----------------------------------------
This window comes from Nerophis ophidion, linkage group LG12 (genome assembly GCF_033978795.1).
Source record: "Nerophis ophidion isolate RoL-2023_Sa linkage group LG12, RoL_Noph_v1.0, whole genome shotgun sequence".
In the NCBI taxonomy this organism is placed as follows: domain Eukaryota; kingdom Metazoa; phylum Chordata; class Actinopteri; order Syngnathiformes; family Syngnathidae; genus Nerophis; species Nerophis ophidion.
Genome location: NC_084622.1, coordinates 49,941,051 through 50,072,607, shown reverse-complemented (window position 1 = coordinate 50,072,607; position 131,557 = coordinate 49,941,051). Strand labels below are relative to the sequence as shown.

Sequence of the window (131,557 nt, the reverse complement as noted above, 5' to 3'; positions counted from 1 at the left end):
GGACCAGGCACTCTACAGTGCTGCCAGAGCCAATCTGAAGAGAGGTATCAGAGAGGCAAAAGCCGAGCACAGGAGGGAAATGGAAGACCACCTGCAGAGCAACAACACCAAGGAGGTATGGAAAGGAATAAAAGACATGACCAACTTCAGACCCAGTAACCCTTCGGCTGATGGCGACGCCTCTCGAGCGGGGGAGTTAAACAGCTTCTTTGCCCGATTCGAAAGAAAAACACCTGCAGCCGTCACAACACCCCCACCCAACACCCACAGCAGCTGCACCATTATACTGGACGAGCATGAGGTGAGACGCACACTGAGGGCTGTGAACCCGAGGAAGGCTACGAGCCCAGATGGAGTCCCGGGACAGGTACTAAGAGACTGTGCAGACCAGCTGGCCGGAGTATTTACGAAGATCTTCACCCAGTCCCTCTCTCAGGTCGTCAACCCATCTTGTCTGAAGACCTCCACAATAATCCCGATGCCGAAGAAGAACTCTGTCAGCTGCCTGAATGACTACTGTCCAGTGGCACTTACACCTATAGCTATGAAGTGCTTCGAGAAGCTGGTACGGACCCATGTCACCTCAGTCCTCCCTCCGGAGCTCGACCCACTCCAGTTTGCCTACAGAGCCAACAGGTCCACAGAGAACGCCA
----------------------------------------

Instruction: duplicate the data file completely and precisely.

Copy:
This window comes from Nerophis ophidion, linkage group LG12 (genome assembly GCF_033978795.1).
Source record: "Nerophis ophidion isolate RoL-2023_Sa linkage group LG12, RoL_Noph_v1.0, whole genome shotgun sequence".
In the NCBI taxonomy this organism is placed as follows: domain Eukaryota; kingdom Metazoa; phylum Chordata; class Actinopteri; order Syngnathiformes; family Syngnathidae; genus Nerophis; species Nerophis ophidion.
Genome location: NC_084622.1, coordinates 49,941,051 through 50,072,607, shown reverse-complemented (window position 1 = coordinate 50,072,607; position 131,557 = coordinate 49,941,051). Strand labels below are relative to the sequence as shown.

Sequence of the window (131,557 nt, the reverse complement as noted above, 5' to 3'; positions counted from 1 at the left end):
GGACCAGGCACTCTACAGTGCTGCCAGAGCCAATCTGAAGAGAGGTATCAGAGAGGCAAAAGCCGAGCACAGGAGGGAAATGGAAGACCACCTGCAGAGCAACAACACCAAGGAGGTATGGAAAGGAATAAAAGACATGACCAACTTCAGACCCAGTAACCCTTCGGCTGATGGCGACGCCTCTCGAGCGGGGGAGTTAAACAGCTTCTTTGCCCGATTCGAAAGAAAAACACCTGCAGCCGTCACAACACCCCCACCCAACACCCACAGCAGCTGCACCATTATACTGGACGAGCATGAGGTGAGACGCACACTGAGGGCTGTGAACCCGAGGAAGGCTACGAGCCCAGATGGAGTCCCGGGACAGGTACTAAGAGACTGTGCAGACCAGCTGGCCGGAGTATTTACGAAGATCTTCACCCAGTCCCTCTCTCAGGTCGTCAACCCATCTTGTCTGAAGACCTCCACAATAATCCCGATGCCGAAGAAGAACTCTGTCAGCTGCCTGAATGACTACTGTCCAGTGGCACTTACACCTATAGCTATGAAGTGCTTCGAGAAGCTGGTACGGACCCATGTCACCTCAGTCCTCCCTCCGGAGCTCGACCCACTCCAGTTTGCCTACAGAGCCAACAGGTCCACAGAGAACGCCA